My grandmother- the actress (notice the lack of needle point).

As for me, I've been to a plethora of appointments this past week.
The schedule was a little something like this-
Friday- Ultrasound (to see if the cancer has spread to my liver)
Monday- Dentist (check-up)
Tuesday- Echocardiogram (baseline & to ensure heart is healthy enough for Tx)
Wednesday- Bone scan (to see if cancer has spread to my bones)
Thursday- Dentist (to drill my face off and fill three cavities)

All the appointments went really well. The weather, of course, didn't always co-operate, but we got through the week with no major complications(Thanks to my father and uncle for driving me to London). I will find out the results of the test on Tuesday before my chemo begins.

I did bring my camera to both the Echo and the bone scan, however, I forgot it in the car the day of the echo. I would have gone to retrieve it, had it not been for the blizzard and frigid temperatures outside. So.. I have to make do with pictures only from the bone scan. The echo was like the abdominal ultrasound in many ways...same gross conductive gel gettin all over everything. The only real difference was the placement of the transducer(I think that is the correct name?).

The abominable snowdad.

gettin radioactive.

This was 1 inch from my nose... I may or may not have been nervous

Yesterday, I had three cavities filled so they won't be problematic during my chemo.
The dentist was quite nice (although that could have just been the gas talking) and it only took about an hour to complete. During the procedure, I was thinking how much of a better place the world would be if everyone had access to that stuff. I mean, apart from the potential long term damage that could be done, and the complete lack of productivity, I think it would be a pretty interesting.

This weekend I'm heading out to Kitchener to see Melanie and Kyle (fingers crossed).
I'm really looking forward to it, but a little apprehensive about leaving my grandmother for an extended period of time. Apart from that, I don't really have any future travel plans. My chemo starts on Tuesday, so I'm sure that I will be laying low for a little while. I'll be sure to remember my camera this time(!) and post an update as soon as I'm no longer hangin out on the bathroom floor ;) haha.
Man... I wonder how I could go about sneaking some nitrous oxide into the chemo clinic.


Sunday, January 11, 2009

More time spend waiting...

It's funny how all hospitals smell the same.
I mean, with all the sanitizers, sterilizers and soap, I suppose it makes sense.
I guess it would be more appropriate to say, it's funny how the memories of past experiences can be brought back by little more than the mere smell of a hospital.
I spent the better part of today in the emergency room with my grandmother, and found myself being transported back in time. Every time I shut my eyes, depending on where my mind chose to take me, I found myself either in Sacred Heart Hospital, Seoul or St. Michael's post-surgery.

With such a strong connection between olfaction and memory, it is understandable how people develop a dislike (or phobia) of hospitals. Let's face it, with the exception of maybe giving birth (depending on how long you were in labor), good things rarely happen in the hospital.

Today was one of those not so good events.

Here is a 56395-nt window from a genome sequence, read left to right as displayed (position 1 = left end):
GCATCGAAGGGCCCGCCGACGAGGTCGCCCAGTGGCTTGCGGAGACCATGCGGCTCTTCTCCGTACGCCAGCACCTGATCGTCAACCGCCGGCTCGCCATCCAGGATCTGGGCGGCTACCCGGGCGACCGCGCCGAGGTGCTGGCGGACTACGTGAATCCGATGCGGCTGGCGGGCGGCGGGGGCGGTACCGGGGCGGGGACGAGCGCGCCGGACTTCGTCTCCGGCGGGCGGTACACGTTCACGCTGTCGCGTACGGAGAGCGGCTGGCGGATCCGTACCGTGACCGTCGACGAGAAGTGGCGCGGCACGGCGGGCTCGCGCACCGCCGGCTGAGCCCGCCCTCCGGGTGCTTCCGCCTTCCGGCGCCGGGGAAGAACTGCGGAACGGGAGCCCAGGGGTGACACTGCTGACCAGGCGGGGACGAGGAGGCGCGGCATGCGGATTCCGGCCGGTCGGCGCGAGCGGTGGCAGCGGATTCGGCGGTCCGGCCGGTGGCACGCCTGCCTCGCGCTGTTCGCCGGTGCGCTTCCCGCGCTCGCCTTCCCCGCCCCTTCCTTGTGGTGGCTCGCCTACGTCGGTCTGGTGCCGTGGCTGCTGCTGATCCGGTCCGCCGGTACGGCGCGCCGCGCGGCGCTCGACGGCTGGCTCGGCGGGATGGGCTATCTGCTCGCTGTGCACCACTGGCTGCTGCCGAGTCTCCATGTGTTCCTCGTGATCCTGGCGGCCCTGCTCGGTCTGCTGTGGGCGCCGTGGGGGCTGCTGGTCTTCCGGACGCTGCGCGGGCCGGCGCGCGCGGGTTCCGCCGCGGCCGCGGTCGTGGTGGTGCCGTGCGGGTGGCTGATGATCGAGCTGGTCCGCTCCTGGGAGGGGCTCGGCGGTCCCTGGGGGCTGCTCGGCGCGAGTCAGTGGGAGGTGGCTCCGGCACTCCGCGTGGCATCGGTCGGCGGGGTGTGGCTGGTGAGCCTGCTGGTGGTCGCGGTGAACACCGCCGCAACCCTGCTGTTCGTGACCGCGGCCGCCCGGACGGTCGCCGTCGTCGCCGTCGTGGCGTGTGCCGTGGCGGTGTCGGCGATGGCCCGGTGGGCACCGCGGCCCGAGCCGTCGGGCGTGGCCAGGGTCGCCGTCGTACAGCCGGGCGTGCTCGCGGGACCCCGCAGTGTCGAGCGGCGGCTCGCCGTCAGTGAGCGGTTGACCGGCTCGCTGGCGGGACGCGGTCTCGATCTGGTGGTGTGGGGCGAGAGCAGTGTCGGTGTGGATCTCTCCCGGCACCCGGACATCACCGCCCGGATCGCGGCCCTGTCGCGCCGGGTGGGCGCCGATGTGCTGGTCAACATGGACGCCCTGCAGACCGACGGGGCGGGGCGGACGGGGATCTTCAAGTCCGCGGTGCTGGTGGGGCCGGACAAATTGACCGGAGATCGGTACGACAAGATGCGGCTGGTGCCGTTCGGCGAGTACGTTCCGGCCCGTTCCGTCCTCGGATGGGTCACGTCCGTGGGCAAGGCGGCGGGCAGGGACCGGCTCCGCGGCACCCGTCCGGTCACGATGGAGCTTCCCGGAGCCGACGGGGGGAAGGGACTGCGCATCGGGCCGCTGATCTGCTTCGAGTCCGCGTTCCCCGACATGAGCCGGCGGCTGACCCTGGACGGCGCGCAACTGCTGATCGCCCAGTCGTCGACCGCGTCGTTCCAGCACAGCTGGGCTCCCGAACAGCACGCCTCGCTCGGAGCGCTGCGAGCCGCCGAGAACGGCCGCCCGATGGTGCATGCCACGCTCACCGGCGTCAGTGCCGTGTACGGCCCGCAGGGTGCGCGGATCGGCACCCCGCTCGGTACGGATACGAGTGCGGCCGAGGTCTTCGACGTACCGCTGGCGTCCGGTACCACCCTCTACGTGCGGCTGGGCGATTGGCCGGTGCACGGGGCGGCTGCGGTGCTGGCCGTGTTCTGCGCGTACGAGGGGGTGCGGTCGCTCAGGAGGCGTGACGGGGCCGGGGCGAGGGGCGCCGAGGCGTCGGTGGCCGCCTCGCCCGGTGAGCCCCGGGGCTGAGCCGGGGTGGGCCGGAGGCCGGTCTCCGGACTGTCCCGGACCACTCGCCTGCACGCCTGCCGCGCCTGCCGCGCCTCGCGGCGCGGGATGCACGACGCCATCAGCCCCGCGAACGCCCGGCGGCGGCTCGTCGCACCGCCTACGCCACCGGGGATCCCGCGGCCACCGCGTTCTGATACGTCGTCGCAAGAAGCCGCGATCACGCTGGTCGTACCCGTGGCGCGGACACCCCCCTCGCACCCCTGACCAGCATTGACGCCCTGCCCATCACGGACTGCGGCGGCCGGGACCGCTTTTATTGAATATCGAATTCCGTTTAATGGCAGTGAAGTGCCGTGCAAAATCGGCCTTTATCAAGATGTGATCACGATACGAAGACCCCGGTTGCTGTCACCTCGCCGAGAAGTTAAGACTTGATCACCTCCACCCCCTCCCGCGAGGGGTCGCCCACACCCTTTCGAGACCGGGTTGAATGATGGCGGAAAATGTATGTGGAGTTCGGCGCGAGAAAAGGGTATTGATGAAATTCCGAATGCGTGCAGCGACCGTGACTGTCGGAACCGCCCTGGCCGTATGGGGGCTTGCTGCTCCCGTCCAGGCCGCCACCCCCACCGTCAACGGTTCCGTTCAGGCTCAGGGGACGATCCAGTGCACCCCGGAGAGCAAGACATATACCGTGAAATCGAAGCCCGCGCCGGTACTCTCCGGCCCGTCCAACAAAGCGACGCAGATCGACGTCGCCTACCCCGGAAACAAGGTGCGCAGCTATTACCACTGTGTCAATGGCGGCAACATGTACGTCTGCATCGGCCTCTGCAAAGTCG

My grandmother called early this afternoon complaining of chest pain and shortness of breath. We rushed her to the hospital and this time it was her turn to undergo a battery of tests. She kept her brave face on the whole time, which I admit, helped me stay calm.

After a few hours, the Dr. came back to inform us that my grandmother had suffered a heart attack. She has been put on blood thinners and is staying overnight for observations, and will be seen by a specialist tomorrow morning.
It was almost surreal to see someone who has been such an inspiration to me, look so small and frail. Having her hooked up to so many machines, not knowing what was going to happen next, was difficult... almost heartbreaking.
I am fully aware that these things happen as we age, but we never want to admit that it can happen to our family. We never want it to happen to our family.

Friday, January 9, 2009


For anyone who believes, please say a prayer for Patrick Swayze.
He's been hospitalized with pnemonia.
Click here to read the story.

This man is one of the toughest around.
His strength and courage is so inspirational to me.

In case you haven't seen it, here is an interview he did with Barbara Walters talking about his cancer.
May or may not have cried... just a bit.

We love you Patrick. Hang in there.

chemo consult. tak. frishka.

OK... I've got a lot of words to share with you, as I've been on a temporary hiatus over the holidays. Get yourself a nice cup of tea, and I'll get down to it.

The past few weeks have gone by so fast and have been jam packed, and I've been having a hard time deciding what to unload first.
In a burst of clarity and creativity, my mind set itself on listin this junk chronologically.
I guess the order will go something like this-
First installment -Adams visit & Chemo consult
Second installment - Visiting DC & Chemo appointment schedule

Adam arrived on Dec. 10th to hang out with the Ontario/Korea crew for a few days. It was kind of a whirlwind tour made even more intense by the wonderful winter weather we experienced. The beautiful blustery conditions forced us to drive up to Thorold on Thursday instead of Friday. Luckily, Asia's parents were sweet enough to put us up for three days.